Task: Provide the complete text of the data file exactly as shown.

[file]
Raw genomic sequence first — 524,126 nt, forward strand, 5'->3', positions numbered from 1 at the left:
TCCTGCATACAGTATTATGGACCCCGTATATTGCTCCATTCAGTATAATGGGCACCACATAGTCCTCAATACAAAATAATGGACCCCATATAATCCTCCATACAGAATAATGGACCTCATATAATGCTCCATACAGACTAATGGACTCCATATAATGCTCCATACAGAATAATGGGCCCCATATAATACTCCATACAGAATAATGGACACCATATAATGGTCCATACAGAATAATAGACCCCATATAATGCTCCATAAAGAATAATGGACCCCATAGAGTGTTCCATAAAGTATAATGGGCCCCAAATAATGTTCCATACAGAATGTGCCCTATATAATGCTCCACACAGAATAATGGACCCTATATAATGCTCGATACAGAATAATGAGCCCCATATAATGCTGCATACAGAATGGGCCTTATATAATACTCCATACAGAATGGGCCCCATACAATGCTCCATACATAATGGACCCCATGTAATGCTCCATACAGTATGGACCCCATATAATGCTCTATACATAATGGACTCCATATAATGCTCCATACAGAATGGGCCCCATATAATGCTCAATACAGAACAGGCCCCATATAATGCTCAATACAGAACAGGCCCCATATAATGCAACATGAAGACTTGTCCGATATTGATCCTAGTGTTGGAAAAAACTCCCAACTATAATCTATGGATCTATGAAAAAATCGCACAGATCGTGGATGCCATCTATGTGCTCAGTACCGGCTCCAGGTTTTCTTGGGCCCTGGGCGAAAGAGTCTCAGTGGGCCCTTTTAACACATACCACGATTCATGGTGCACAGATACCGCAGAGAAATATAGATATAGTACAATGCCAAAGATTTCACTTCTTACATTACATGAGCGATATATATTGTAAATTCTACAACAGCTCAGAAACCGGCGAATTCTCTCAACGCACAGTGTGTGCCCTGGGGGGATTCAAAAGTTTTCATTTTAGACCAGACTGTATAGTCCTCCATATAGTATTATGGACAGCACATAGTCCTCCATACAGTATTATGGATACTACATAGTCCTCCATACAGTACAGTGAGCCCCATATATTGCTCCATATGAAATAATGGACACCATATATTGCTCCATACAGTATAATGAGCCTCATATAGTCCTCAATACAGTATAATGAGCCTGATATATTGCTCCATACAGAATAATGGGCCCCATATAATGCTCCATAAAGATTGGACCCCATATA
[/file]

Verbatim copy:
Raw genomic sequence first — 524,126 nt, forward strand, 5'->3', positions numbered from 1 at the left:
TCCTGCATACAGTATTATGGACCCCGTATATTGCTCCATTCAGTATAATGGGCACCACATAGTCCTCAATACAAAATAATGGACCCCATATAATCCTCCATACAGAATAATGGACCTCATATAATGCTCCATACAGACTAATGGACTCCATATAATGCTCCATACAGAATAATGGGCCCCATATAATACTCCATACAGAATAATGGACACCATATAATGGTCCATACAGAATAATAGACCCCATATAATGCTCCATAAAGAATAATGGACCCCATAGAGTGTTCCATAAAGTATAATGGGCCCCAAATAATGTTCCATACAGAATGTGCCCTATATAATGCTCCACACAGAATAATGGACCCTATATAATGCTCGATACAGAATAATGAGCCCCATATAATGCTGCATACAGAATGGGCCTTATATAATACTCCATACAGAATGGGCCCCATACAATGCTCCATACATAATGGACCCCATGTAATGCTCCATACAGTATGGACCCCATATAATGCTCTATACATAATGGACTCCATATAATGCTCCATACAGAATGGGCCCCATATAATGCTCAATACAGAACAGGCCCCATATAATGCTCAATACAGAACAGGCCCCATATAATGCAACATGAAGACTTGTCCGATATTGATCCTAGTGTTGGAAAAAACTCCCAACTATAATCTATGGATCTATGAAAAAATCGCACAGATCGTGGATGCCATCTATGTGCTCAGTACCGGCTCCAGGTTTTCTTGGGCCCTGGGCGAAAGAGTCTCAGTGGGCCCTTTTAACACATACCACGATTCATGGTGCACAGATACCGCAGAGAAATATAGATATAGTACAATGCCAAAGATTTCACTTCTTACATTACATGAGCGATATATATTGTAAATTCTACAACAGCTCAGAAACCGGCGAATTCTCTCAACGCACAGTGTGTGCCCTGGGGGGATTCAAAAGTTTTCATTTTAGACCAGACTGTATAGTCCTCCATATAGTATTATGGACAGCACATAGTCCTCCATACAGTATTATGGATACTACATAGTCCTCCATACAGTACAGTGAGCCCCATATATTGCTCCATATGAAATAATGGACACCATATATTGCTCCATACAGTATAATGAGCCTCATATAGTCCTCAATACAGTATAATGAGCCTGATATATTGCTCCATACAGAATAATGGGCCCCATATAATGCTCCATAAAGATTGGACCCCATATA